Step 3 is to pick the appropriate format- choosing the appropriate format depends on the audience you market to. What does this mean? For example, a feature based format that goes in-depth about product design procedures is not suitable for the marketing team as they’ll be greeted with information they simply don’t need, however, this kind of roadmap would be suitable for the engineering team. It’s very important to be intentional about the type of format you’re using for which audience as otherwise roadmaps quite frankly become obsolete and a waste of time.

Step 4 is to choose the metrics and adapt them to the features- agile product development uses metrics to keep up with competitors and to offer a broader picture of your progress. Using metrics and adapting them to the actual features of your roadmap is very useful as a way of tangibly reflecting progress. You may choose different metrics depending on whether your audience is customer-based or business-based according to their specific needs.

Step 5 is to make sure you’re using roadmap-specific tools- there are plenty of online tools that will help you build a roadmap effectively and in a timely manner. Using tools like Excel, which are not specifically designed to create roadmaps, can render you a static result that would prove difficult to update and tedious to read. Cloud-based road mapping is definitely the way forward, allowing for iterative alterations and collaborative work. Some useful online tools for this are OpenProject or Roadmap Planner.

Step 6 is to keep the information in your roadmap to a high level and updated- remember that roadmaps are strategic documents so don’t get too lost in the details. Providing too much unnecessary information can make your document unclear and difficult to understand. When designing a roadmap remember you’re focusing on overall strategies and themes, rather than specific tactics. Also, be mindful that roadmaps are dynamic documents at their core. As your project advances, you may need to update the goals specified in your original roadmap so it evolves with the product. 

These steps are just general guides and you may find that you shift between steps or they don’t happen to be in the same order as listed above. The process to create a product roadmap is very dynamic and it generally flows with the product development itself, so there is no set prescription.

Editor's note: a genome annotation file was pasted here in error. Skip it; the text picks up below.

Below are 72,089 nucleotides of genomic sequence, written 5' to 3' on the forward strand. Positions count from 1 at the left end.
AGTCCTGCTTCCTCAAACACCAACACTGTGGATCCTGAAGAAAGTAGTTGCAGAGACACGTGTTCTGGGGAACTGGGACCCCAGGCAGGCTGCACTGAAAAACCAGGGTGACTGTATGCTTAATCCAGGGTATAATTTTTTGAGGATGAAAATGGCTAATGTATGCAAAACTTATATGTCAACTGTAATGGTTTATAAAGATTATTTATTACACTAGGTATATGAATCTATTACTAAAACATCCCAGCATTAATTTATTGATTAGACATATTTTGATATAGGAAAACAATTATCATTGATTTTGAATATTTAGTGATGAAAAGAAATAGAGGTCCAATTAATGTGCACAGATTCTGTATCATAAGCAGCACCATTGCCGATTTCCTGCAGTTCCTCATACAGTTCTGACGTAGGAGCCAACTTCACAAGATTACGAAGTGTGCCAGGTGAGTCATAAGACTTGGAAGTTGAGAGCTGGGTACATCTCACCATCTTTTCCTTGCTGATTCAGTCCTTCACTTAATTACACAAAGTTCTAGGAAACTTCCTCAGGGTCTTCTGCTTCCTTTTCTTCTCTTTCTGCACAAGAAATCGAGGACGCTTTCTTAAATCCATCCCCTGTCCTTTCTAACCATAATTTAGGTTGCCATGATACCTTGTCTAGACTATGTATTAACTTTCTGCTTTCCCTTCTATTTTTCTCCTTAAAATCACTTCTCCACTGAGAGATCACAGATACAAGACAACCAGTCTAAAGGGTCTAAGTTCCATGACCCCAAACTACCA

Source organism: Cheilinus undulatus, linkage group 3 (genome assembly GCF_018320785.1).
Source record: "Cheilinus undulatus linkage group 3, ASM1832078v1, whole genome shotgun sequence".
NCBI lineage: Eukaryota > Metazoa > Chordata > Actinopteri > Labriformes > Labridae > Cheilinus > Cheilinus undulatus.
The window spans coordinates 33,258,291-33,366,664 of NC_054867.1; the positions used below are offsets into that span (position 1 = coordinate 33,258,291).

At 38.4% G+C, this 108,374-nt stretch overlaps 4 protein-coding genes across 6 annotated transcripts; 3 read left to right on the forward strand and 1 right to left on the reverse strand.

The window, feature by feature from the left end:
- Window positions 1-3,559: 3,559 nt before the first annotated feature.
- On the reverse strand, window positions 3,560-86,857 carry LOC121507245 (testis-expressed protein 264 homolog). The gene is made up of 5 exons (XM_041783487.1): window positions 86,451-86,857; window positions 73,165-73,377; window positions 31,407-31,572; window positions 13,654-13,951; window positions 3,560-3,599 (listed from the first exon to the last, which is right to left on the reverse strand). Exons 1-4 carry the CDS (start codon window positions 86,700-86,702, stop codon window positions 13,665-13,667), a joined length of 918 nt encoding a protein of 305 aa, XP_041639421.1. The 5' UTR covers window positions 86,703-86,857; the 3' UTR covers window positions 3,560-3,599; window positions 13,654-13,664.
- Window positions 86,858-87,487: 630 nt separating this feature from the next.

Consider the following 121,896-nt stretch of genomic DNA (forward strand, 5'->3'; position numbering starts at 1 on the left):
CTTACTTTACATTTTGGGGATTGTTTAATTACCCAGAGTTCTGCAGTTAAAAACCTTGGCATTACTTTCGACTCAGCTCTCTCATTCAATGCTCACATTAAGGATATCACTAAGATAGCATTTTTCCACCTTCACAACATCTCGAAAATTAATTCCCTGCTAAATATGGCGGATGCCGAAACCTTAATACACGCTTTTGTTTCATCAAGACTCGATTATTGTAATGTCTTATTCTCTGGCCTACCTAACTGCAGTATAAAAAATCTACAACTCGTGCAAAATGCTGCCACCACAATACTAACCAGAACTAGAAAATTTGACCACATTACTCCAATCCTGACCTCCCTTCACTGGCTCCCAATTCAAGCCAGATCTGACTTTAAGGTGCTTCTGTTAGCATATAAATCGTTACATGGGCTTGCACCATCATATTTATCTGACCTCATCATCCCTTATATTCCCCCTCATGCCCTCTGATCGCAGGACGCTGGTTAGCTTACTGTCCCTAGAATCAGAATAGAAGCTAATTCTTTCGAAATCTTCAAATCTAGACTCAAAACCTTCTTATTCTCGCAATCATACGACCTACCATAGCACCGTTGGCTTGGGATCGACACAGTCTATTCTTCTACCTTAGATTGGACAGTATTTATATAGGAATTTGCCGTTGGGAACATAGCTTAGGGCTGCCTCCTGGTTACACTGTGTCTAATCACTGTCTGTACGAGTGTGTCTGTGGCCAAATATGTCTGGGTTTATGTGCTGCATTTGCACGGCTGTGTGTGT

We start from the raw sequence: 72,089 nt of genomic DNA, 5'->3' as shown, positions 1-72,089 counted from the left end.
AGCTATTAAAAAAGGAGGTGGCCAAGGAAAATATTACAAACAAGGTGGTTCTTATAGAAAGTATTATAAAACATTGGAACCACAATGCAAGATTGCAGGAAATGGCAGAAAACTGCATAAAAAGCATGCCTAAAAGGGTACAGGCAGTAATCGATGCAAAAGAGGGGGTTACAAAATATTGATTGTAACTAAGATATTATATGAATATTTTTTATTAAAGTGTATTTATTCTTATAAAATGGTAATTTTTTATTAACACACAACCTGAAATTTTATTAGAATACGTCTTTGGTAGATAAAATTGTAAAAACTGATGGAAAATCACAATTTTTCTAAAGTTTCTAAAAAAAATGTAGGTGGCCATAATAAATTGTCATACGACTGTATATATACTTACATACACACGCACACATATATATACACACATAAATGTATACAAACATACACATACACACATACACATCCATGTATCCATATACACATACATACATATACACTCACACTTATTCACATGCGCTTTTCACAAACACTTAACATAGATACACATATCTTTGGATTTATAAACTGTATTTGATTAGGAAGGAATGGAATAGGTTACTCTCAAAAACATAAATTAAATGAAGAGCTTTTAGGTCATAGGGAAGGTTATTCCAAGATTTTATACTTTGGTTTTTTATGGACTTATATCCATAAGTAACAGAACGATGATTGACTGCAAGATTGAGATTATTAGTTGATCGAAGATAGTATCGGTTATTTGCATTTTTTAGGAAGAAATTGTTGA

Use your intuition and be sure to cater to the needs of your team and your customers instead of trying to work strictly from a template, as you may find the roadmap becomes more of an obstacle than a useful tool. 

Product roadmap templates

Templates can be very helpful when trying to create a roadmap but you’re not sure where to start. On top of this, getting the opportunity to see templates helps you visualize which one would be appropriate for your product. What follows are a series of roadmap templates that can help you get started on your perfect roadmap. Be mindful that these are intended for small teams so you may quickly outgrow them if your project starts evolving. 

Also, be aware that these templates offer a first glance at what a roadmap could look like but they’re very iterative documents, so your final product may look very different in the end.

This is a portfolio roadmap, which is particularly helpful if you’re managing various products at the same time. They can help internal teams get better organized and are helpful when having to present a strategic overview of your product to an advisory board or product executives. 

Product roadmap templates

This is a high-level overview of releases for multiple products in a portfolio.

multiple products in a portfolio

This is a goals roadmap template, which are helpful to visualize high-level business and product goals. It can be used to successfully align executives with your product strategy to provide status updates. 

goals roadmap template

This next template shows product releases relate to a shared set of goals across multiple products.